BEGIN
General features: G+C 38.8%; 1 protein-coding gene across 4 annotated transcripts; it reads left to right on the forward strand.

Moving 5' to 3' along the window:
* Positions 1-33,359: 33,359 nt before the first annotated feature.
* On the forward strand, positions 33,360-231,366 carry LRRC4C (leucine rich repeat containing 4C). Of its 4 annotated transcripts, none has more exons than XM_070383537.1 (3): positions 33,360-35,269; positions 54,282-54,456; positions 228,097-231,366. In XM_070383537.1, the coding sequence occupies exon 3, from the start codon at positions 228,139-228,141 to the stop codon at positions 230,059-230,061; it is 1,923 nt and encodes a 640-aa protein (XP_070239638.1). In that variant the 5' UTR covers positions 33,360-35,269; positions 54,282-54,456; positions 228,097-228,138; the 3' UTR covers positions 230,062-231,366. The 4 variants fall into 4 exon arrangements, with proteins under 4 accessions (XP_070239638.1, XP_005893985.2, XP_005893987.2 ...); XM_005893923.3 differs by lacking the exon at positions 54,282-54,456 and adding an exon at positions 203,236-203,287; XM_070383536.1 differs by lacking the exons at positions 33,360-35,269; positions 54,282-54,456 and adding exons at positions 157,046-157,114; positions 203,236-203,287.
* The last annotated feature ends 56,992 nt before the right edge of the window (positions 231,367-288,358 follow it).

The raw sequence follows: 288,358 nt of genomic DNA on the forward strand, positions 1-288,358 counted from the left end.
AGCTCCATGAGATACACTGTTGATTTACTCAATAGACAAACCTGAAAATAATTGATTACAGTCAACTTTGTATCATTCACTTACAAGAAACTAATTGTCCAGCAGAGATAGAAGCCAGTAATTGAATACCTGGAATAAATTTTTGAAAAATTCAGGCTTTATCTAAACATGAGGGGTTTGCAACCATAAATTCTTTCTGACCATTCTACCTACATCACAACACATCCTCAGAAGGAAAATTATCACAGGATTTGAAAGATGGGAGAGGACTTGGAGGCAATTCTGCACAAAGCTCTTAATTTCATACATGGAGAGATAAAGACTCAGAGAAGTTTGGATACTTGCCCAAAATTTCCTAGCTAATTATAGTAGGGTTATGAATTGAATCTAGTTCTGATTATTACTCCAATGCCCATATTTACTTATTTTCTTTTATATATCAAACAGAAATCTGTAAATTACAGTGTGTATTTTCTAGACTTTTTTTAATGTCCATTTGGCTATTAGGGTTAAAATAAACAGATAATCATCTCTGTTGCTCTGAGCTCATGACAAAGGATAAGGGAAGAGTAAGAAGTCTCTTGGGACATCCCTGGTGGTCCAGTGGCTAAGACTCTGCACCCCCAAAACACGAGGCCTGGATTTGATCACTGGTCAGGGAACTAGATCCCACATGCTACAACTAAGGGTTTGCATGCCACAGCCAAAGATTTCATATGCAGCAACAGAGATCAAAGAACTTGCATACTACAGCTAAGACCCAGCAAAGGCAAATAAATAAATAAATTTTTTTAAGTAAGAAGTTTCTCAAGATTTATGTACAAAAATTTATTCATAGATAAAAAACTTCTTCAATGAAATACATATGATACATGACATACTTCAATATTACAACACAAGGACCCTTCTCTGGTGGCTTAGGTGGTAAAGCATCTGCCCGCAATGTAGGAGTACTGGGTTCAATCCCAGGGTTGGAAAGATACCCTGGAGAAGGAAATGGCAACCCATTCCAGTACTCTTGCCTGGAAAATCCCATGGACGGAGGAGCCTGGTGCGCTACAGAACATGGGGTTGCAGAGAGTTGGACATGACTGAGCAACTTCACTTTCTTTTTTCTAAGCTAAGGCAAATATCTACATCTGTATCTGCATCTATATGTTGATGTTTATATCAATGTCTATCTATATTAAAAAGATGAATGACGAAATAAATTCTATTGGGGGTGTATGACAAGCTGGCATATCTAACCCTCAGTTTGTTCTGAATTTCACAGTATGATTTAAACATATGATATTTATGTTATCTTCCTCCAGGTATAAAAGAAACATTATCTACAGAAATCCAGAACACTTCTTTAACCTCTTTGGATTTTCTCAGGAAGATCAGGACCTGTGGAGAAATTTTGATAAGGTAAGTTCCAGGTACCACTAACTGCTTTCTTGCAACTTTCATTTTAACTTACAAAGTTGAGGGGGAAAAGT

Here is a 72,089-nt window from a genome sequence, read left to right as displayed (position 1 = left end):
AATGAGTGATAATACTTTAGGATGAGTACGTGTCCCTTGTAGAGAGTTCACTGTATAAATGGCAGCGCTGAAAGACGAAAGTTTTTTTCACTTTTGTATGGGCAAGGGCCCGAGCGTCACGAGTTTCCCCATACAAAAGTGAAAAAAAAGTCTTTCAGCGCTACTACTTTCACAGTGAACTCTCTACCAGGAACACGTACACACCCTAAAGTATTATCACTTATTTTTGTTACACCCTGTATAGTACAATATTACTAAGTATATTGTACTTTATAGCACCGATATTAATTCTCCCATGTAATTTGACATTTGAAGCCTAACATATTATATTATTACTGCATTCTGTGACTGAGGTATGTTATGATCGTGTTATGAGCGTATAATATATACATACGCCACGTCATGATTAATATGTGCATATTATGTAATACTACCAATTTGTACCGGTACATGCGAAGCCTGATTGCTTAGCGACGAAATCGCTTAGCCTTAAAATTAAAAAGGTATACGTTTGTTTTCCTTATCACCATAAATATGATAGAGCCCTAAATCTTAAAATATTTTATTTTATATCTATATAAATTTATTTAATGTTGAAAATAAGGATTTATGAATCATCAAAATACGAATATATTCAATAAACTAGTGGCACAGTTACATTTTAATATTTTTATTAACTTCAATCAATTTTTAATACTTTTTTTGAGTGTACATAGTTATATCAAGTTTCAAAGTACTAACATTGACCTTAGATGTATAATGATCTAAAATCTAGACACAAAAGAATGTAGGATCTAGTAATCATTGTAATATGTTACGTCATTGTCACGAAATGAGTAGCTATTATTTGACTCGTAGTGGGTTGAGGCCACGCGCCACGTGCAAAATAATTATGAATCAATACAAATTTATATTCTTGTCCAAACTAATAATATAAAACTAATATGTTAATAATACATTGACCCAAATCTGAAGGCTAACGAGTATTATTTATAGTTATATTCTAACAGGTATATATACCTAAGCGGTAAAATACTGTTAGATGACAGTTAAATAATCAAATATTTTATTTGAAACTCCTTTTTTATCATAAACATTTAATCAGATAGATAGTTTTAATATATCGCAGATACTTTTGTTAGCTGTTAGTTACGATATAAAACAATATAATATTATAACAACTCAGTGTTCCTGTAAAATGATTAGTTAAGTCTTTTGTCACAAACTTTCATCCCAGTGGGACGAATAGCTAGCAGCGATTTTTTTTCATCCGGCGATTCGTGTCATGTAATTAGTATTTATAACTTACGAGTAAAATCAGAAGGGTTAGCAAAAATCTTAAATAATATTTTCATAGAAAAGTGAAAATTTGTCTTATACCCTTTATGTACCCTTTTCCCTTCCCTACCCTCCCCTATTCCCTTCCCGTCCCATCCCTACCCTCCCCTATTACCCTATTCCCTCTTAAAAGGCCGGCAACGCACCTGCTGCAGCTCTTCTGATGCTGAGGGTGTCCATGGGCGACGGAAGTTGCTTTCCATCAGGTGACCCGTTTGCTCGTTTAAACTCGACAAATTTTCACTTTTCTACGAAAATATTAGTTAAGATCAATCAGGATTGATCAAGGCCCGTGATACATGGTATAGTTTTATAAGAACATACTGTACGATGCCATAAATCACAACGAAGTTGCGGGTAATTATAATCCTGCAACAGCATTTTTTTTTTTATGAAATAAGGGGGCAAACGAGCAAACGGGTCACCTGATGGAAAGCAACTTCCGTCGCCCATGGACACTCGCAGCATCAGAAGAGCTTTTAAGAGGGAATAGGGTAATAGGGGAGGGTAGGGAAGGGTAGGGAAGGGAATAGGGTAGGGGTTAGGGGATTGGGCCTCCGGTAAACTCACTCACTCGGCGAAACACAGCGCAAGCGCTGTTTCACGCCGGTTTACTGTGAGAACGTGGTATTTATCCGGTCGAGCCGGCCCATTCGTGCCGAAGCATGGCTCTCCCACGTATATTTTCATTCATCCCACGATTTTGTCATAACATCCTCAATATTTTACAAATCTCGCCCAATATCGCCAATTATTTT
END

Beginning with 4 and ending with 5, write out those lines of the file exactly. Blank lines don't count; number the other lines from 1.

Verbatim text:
* On the forward strand, positions 33,360-231,366 carry LRRC4C (leucine rich repeat containing 4C). Of its 4 annotated transcripts, none has more exons than XM_070383537.1 (3): positions 33,360-35,269; positions 54,282-54,456; positions 228,097-231,366. In XM_070383537.1, the coding sequence occupies exon 3, from the start codon at positions 228,139-228,141 to the stop codon at positions 230,059-230,061; it is 1,923 nt and encodes a 640-aa protein (XP_070239638.1). In that variant the 5' UTR covers positions 33,360-35,269; positions 54,282-54,456; positions 228,097-228,138; the 3' UTR covers positions 230,062-231,366. The 4 variants fall into 4 exon arrangements, with proteins under 4 accessions (XP_070239638.1, XP_005893985.2, XP_005893987.2 ...); XM_005893923.3 differs by lacking the exon at positions 54,282-54,456 and adding an exon at positions 203,236-203,287; XM_070383536.1 differs by lacking the exons at positions 33,360-35,269; positions 54,282-54,456 and adding exons at positions 157,046-157,114; positions 203,236-203,287.
* The last annotated feature ends 56,992 nt before the right edge of the window (positions 231,367-288,358 follow it).